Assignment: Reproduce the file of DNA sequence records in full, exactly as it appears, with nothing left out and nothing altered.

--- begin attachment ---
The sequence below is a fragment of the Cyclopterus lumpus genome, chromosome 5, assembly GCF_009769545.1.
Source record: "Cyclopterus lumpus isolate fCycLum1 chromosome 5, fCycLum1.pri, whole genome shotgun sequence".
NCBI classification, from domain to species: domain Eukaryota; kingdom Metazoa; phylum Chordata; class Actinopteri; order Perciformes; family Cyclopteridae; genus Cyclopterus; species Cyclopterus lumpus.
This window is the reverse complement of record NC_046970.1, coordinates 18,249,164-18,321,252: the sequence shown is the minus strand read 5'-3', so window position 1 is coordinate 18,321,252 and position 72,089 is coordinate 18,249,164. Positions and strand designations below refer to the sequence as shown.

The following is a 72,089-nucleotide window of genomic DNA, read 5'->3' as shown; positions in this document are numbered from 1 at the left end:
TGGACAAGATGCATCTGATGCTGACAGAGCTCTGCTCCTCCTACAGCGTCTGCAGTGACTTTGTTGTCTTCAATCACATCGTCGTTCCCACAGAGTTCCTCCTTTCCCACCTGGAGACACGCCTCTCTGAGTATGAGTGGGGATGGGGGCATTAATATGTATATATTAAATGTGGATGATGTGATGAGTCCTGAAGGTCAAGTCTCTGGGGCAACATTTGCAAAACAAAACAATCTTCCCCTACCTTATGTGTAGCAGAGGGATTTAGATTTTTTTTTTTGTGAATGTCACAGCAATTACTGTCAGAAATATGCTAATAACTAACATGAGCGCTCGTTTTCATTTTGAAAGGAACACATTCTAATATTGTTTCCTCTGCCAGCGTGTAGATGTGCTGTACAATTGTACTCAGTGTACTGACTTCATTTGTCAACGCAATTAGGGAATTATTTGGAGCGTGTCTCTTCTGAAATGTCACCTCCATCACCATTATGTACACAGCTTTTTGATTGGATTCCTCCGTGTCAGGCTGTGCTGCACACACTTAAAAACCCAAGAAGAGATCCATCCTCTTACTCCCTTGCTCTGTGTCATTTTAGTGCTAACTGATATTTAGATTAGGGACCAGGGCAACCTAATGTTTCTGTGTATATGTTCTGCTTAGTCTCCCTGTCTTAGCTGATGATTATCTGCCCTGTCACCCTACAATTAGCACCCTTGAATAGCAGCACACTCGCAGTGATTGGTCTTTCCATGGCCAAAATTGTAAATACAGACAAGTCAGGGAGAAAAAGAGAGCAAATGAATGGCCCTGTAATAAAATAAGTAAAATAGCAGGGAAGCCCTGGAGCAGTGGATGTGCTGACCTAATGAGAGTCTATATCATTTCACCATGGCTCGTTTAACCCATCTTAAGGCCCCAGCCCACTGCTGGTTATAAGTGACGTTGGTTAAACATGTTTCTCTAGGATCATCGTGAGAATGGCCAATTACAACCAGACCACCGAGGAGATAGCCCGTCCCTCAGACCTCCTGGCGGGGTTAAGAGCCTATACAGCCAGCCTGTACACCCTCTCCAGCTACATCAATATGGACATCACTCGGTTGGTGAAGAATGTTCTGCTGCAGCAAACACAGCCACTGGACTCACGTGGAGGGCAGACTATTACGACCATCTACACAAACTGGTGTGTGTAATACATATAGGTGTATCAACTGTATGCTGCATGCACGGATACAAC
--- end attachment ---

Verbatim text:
The sequence below is a fragment of the Cyclopterus lumpus genome, chromosome 5, assembly GCF_009769545.1.
Source record: "Cyclopterus lumpus isolate fCycLum1 chromosome 5, fCycLum1.pri, whole genome shotgun sequence".
NCBI classification, from domain to species: domain Eukaryota; kingdom Metazoa; phylum Chordata; class Actinopteri; order Perciformes; family Cyclopteridae; genus Cyclopterus; species Cyclopterus lumpus.
This window is the reverse complement of record NC_046970.1, coordinates 18,249,164-18,321,252: the sequence shown is the minus strand read 5'-3', so window position 1 is coordinate 18,321,252 and position 72,089 is coordinate 18,249,164. Positions and strand designations below refer to the sequence as shown.

The following is a 72,089-nucleotide window of genomic DNA, read 5'->3' as shown; positions in this document are numbered from 1 at the left end:
TGGACAAGATGCATCTGATGCTGACAGAGCTCTGCTCCTCCTACAGCGTCTGCAGTGACTTTGTTGTCTTCAATCACATCGTCGTTCCCACAGAGTTCCTCCTTTCCCACCTGGAGACACGCCTCTCTGAGTATGAGTGGGGATGGGGGCATTAATATGTATATATTAAATGTGGATGATGTGATGAGTCCTGAAGGTCAAGTCTCTGGGGCAACATTTGCAAAACAAAACAATCTTCCCCTACCTTATGTGTAGCAGAGGGATTTAGATTTTTTTTTTTGTGAATGTCACAGCAATTACTGTCAGAAATATGCTAATAACTAACATGAGCGCTCGTTTTCATTTTGAAAGGAACACATTCTAATATTGTTTCCTCTGCCAGCGTGTAGATGTGCTGTACAATTGTACTCAGTGTACTGACTTCATTTGTCAACGCAATTAGGGAATTATTTGGAGCGTGTCTCTTCTGAAATGTCACCTCCATCACCATTATGTACACAGCTTTTTGATTGGATTCCTCCGTGTCAGGCTGTGCTGCACACACTTAAAAACCCAAGAAGAGATCCATCCTCTTACTCCCTTGCTCTGTGTCATTTTAGTGCTAACTGATATTTAGATTAGGGACCAGGGCAACCTAATGTTTCTGTGTATATGTTCTGCTTAGTCTCCCTGTCTTAGCTGATGATTATCTGCCCTGTCACCCTACAATTAGCACCCTTGAATAGCAGCACACTCGCAGTGATTGGTCTTTCCATGGCCAAAATTGTAAATACAGACAAGTCAGGGAGAAAAAGAGAGCAAATGAATGGCCCTGTAATAAAATAAGTAAAATAGCAGGGAAGCCCTGGAGCAGTGGATGTGCTGACCTAATGAGAGTCTATATCATTTCACCATGGCTCGTTTAACCCATCTTAAGGCCCCAGCCCACTGCTGGTTATAAGTGACGTTGGTTAAACATGTTTCTCTAGGATCATCGTGAGAATGGCCAATTACAACCAGACCACCGAGGAGATAGCCCGTCCCTCAGACCTCCTGGCGGGGTTAAGAGCCTATACAGCCAGCCTGTACACCCTCTCCAGCTACATCAATATGGACATCACTCGGTTGGTGAAGAATGTTCTGCTGCAGCAAACACAGCCACTGGACTCACGTGGAGGGCAGACTATTACGACCATCTACACAAACTGGTGTGTGTAATACATATAGGTGTATCAACTGTATGCTGCATGCACGGATACAAC